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The Law-Breakers and Other Stories   By: (1852-1940)

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First Page:

ROBERT GRANT

The Law Breakers and Other Stories

The American Short Story Series

VOLUME 58

CONTENTS

The Law Breakers Against His Judgment St. George and the Dragon The Romance of a Soul An Exchange of Courtesies Across the Way A Surrender

THE LAW BREAKERS

I

George Colfax was in an outraged frame of mind, and properly so. Politically speaking, George was what might be called, for lack of a better term, a passive reformer. That is, he read religiously the New York Nation , was totally opposed to the spoils system of party rewards, and was ostensibly as right minded a citizen as one would expect to find in a Sabbath day's journey. He subscribed one dollar a year to the civil service reform journal, and invariably voted on Election Day for the best men, cutting out in advance the names of the candidates favored by the Law and Order League of his native city, and carrying them to the polls in order to jog his memory. He could talk knowingly, too, by the card, of the degeneracy of the public men of the nation, and had at his finger ends inside information as to the manner in which President This or Congressman That had sacrificed the ideals of a vigorous manhood to the brass idol known as a second term. In fact, there was scarcely a prominent political personage in the country for whom George had a good word in every day conversation. And when the talk was of municipal politics he shook his head with a profundity of gloom which argued an utterly hopeless condition of affairs a sort of social bottomless pit.

And yet George was practically passive. He voted right, but, beyond his yearly contribution of one dollar, he did nothing else but cavil and deplore. He inveighed against the low standards of the masses, and went on his way sadly, making all the money he could at his private calling, and keeping his hands clean from the slime of the political slough. He was a censor and a gentleman; a well set up, agreeable, quick witted fellow, whom his men companions liked, whom women termed interesting. He was apt to impress the latter as earnest and at the same time fascinating an alluring combination to the sex which always likes a moral frame for its fancies.

It was to a woman that George was unbosoming his distress on this particular occasion, and, as has been already indicated, his indignation and disgust were entirely justified. Her name was Miss Mary Wellington, and she was the girl whom he wished with all his heart to marry. It was no hasty conclusion on his part. He knew her, as he might have said, like a book, from the first page to the last, for he had met her constantly at dances and dinners ever since she "came out" seven years before, and he was well aware that her physical charms were supplemented by a sympathetic, lively, and independent spirit. One mark of her independence the least satisfactory to him was that she had refused him a week before; or, more accurately speaking, the matter had been left in this way: she had rejected him for the time being in order to think his offer over. Meanwhile he had decided to go abroad for sixty days a shrewd device on his part to cause her to miss him and here he was come to pay his adieus, but bubbling over at the same time with what he called the latest piece of disregard for public decency on the part of the free born voter.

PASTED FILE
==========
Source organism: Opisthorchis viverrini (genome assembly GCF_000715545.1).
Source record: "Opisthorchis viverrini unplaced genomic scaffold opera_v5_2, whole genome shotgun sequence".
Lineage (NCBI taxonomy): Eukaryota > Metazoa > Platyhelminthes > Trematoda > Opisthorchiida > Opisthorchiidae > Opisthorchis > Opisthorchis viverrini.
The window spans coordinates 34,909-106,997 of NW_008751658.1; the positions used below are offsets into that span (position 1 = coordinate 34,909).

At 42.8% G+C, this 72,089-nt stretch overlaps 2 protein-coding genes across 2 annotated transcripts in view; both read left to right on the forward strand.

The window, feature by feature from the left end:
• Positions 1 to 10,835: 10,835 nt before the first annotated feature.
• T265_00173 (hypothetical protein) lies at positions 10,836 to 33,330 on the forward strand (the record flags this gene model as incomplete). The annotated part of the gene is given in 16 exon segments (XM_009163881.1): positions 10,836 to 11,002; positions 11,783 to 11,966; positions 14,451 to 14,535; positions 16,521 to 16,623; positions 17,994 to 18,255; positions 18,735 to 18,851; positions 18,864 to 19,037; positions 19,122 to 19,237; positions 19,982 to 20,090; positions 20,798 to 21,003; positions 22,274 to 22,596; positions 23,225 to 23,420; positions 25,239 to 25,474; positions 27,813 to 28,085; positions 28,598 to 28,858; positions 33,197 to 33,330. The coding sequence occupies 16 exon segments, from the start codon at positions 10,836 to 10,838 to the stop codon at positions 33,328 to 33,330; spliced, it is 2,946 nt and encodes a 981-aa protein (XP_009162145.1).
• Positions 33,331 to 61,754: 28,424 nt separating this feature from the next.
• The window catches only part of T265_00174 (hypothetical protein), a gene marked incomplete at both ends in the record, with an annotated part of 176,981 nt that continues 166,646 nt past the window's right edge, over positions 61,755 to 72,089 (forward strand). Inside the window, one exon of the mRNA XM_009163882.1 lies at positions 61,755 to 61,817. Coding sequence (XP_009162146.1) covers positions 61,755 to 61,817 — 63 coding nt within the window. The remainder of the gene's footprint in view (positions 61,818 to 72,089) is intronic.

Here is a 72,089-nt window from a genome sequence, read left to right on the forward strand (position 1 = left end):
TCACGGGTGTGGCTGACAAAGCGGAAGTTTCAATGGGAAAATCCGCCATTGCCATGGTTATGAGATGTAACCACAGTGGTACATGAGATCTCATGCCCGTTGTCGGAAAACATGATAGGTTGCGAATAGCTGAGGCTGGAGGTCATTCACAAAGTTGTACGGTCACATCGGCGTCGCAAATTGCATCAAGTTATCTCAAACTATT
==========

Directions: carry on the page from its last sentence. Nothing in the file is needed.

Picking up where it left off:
"Just think of it. The fellow impersonated one of his heelers, took the civil service examination in the heeler's name, and got the position for him. He was spotted, tried before a jury who found him guilty, and was sentenced to six months in jail. The day he was discharged, an admiring crowd of his constituents escorted him from prison with a brass band and tendered him a banquet. Yesterday he was chosen an alderman by the ballots of the people of this city. A self convicted falsifier and cheat! A man who snaps his fingers in the face of the laws of the country! Isn't that a commentary on the workings of universal suffrage?" This was a caustic summing up on George's part of the story he had already told Miss Wellington piecemeal, and he looked at her as much as to ask if his dejection were not amply justified... Continue reading book >>




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